Happy Lag L’aomer, or Lag B’aomer?

I seem to have unanswered questions on the 33rd day of the Omer. The Gemora in Yevamos tells us that on this day the Talmidim of Rabbi Akiva ceased to die. I haven’t yet understood why that should be a happy day. Why? Well, if they started dying again the next day (assuming the Ashkenazi tradition) then who would be “happy” that there was a day of remission to the extent that it has morphed to. Note: this is, to my knowledge, the only source in Torah Sh’Baal Peh (Gemora) describing this day. Someone sent me a page of the Chidushei Agados of the Maharal on this Gemora. I have it at home, but can’t recall ever looking that up. The Maharal has a really nice explanation. He says that on this day the decree was lifted. Yes, it’s true that those for whom the decree had already been decided continued dying until presumably Shavuos, but I still had problems with this answer. Firstly, assuming that it is the reason, I would have thought that it would have been really hard to “get happy” knowing people would continue dying? Secondly, all but a handful died. It was a potential disaster for Torah She’Baal Peh.

Tradition has it amongst some that this is also the Yohr Tzeit/Hillula of the Rashbi. The Rashbi, is considered to be the author of the Zohar (or if you follow some views, most of the Zohar, but let’s not go there). The Zohar is Toras HaNistar, the hidden Torah, or perhaps the more esoteric metaphysically modelled face of Torah. The Zohar wasn’t and isn’t anathema to Misnagdim or Litvaks (most), but is of course anathema to the DarDaim (of which Rav Yosef Kapach was prominent) who believe to this day that it’s not part of Torah. Either way, the issue of it being associated with Toras HaNistar is agreed, and yet, the Ari Zal, for example, never wrote that on this day Rashbi passed away.

The Aruch Hashulchan and others note that this is the day that the Rashbi emerged from the Cave he had been hidden in for 13 years. That was a day of Simcha because with his emergence, so did the emergence of the Zohar, and the continuation of the chain of Torah SheBaal Peh.

Even assuming it wasn’t his Yohr Tzeit, I understand happiness at his emergence. (The Chasam Sofer mentions that on this day the Manna in the desert started to fall). I also understand that being morose for long periods without a break isn’t the best thing, especially today where the importance of positive thinking and talking is stressed even by secular psychologists. The glass is always “Half Full”. I’m not getting into that topic because like anything, if one over-does this approach in educating their children, I feel it shields them from reality, although I do accept that it should be, especially today, the de jure approach to education.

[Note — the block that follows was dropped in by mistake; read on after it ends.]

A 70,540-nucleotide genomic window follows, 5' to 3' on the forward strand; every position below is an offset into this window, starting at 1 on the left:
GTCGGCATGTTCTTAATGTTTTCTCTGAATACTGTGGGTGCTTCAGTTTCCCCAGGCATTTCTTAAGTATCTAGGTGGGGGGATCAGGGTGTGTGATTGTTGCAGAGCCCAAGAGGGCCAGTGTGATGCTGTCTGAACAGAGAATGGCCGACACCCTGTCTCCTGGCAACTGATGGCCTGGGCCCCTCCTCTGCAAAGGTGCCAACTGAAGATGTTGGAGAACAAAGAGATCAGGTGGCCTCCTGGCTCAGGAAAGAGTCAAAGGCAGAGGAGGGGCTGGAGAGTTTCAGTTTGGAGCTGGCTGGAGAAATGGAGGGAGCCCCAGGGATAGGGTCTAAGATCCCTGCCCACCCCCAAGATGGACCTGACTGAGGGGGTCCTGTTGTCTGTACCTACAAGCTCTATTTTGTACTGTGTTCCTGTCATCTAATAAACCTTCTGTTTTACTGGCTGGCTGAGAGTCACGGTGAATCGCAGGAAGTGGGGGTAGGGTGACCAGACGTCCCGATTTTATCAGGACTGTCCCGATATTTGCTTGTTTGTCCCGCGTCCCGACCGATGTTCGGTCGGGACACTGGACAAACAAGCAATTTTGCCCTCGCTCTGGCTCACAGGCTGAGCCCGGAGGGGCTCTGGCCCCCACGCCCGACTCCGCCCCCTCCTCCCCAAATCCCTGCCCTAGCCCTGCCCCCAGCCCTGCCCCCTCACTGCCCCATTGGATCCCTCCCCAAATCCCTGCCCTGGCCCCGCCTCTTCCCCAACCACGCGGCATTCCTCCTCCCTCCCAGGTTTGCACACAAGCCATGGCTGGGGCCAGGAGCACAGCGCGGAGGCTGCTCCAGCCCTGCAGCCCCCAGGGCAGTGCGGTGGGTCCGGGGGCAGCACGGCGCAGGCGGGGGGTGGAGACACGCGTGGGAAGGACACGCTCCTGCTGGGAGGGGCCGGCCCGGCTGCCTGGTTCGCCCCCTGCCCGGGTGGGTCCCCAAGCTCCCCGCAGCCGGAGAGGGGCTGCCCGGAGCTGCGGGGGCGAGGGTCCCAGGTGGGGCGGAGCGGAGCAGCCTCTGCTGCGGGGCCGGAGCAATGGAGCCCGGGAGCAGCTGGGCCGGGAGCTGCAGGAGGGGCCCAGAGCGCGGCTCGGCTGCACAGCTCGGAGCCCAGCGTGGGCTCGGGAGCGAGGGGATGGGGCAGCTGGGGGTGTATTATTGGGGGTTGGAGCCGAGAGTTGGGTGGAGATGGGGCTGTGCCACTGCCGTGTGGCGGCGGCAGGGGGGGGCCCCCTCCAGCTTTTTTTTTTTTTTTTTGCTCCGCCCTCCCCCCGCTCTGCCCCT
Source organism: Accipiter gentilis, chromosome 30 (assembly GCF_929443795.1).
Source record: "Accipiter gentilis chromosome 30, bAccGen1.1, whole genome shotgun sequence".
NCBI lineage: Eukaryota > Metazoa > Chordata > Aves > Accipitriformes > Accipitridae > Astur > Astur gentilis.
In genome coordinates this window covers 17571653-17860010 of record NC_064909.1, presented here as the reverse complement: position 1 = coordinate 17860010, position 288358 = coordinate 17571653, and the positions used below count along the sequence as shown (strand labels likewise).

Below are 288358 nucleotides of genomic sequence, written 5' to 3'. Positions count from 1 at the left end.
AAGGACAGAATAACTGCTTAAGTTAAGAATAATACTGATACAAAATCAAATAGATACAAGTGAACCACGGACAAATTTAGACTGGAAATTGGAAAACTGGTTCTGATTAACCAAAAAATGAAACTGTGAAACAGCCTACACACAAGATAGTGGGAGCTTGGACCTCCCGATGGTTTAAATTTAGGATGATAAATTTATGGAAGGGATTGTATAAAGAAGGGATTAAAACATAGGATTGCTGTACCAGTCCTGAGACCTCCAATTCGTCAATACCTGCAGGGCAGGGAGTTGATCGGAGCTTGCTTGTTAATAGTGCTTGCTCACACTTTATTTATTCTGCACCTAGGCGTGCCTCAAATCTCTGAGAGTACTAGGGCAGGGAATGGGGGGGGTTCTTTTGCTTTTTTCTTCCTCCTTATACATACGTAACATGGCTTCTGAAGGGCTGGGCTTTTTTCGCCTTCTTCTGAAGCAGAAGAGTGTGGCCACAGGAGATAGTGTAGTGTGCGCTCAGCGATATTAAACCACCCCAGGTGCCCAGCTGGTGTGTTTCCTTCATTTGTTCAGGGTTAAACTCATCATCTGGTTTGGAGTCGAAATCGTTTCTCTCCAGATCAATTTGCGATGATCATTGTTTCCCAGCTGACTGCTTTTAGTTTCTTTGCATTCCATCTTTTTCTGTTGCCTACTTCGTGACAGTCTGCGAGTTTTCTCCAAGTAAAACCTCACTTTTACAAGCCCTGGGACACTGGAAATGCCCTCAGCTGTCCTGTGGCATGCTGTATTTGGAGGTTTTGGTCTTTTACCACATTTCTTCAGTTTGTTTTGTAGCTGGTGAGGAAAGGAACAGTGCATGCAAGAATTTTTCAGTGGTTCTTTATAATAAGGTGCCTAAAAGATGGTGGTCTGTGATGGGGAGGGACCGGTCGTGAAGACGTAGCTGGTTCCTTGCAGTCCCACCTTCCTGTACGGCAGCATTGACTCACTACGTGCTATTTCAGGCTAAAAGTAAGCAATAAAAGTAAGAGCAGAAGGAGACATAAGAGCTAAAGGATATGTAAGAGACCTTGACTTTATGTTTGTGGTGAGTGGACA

The Eidot HaMizrach have a different understanding. Yes, according to that Gemora in Yevamos 62B, the students stopped to die. They therefore cut off all Sefira mourning on midday of the next day (although this year being Erev Shabbos is likely more lenient — note, I’m writing this blog without looking things up, which is a bad thing, so remember that! Do your own checking up on what I claim 🙂 That approach makes sense to me, and always did. It’s also not as if the Beis Yosef as a father of Eidot HaMizrach wasn’t a Mekubal. He definitely was. Whether the Rambam was is an issue of contention. I have a book by Professor Menachem Kellner on this general topic, and I know (but haven’t seen) that the Lubavitcher Rebbe wrote a piece proving that the Rambam had access to the Zohar. Again, I digress.

Another question is why we don’t call it Lag Laomer, consonant with the way we count every night. A Rav pointed to a letter from the Lubavitcher Rebbe where he says that we say Lag Baomer is because the numerical value of Lag Baomer is the same as Moshe, and just as Moshe Rabennu revealed the Torah Shebiksav, and Torah Shebaal Peh (Halocho LeMoshe MiSinai) the Rashbi was permitted to reveal the secrets of the Zohar, and the Rashbi was a spark (Nitzutz) of Moshe Rabennu, if you will.

Artists rendering of the Remo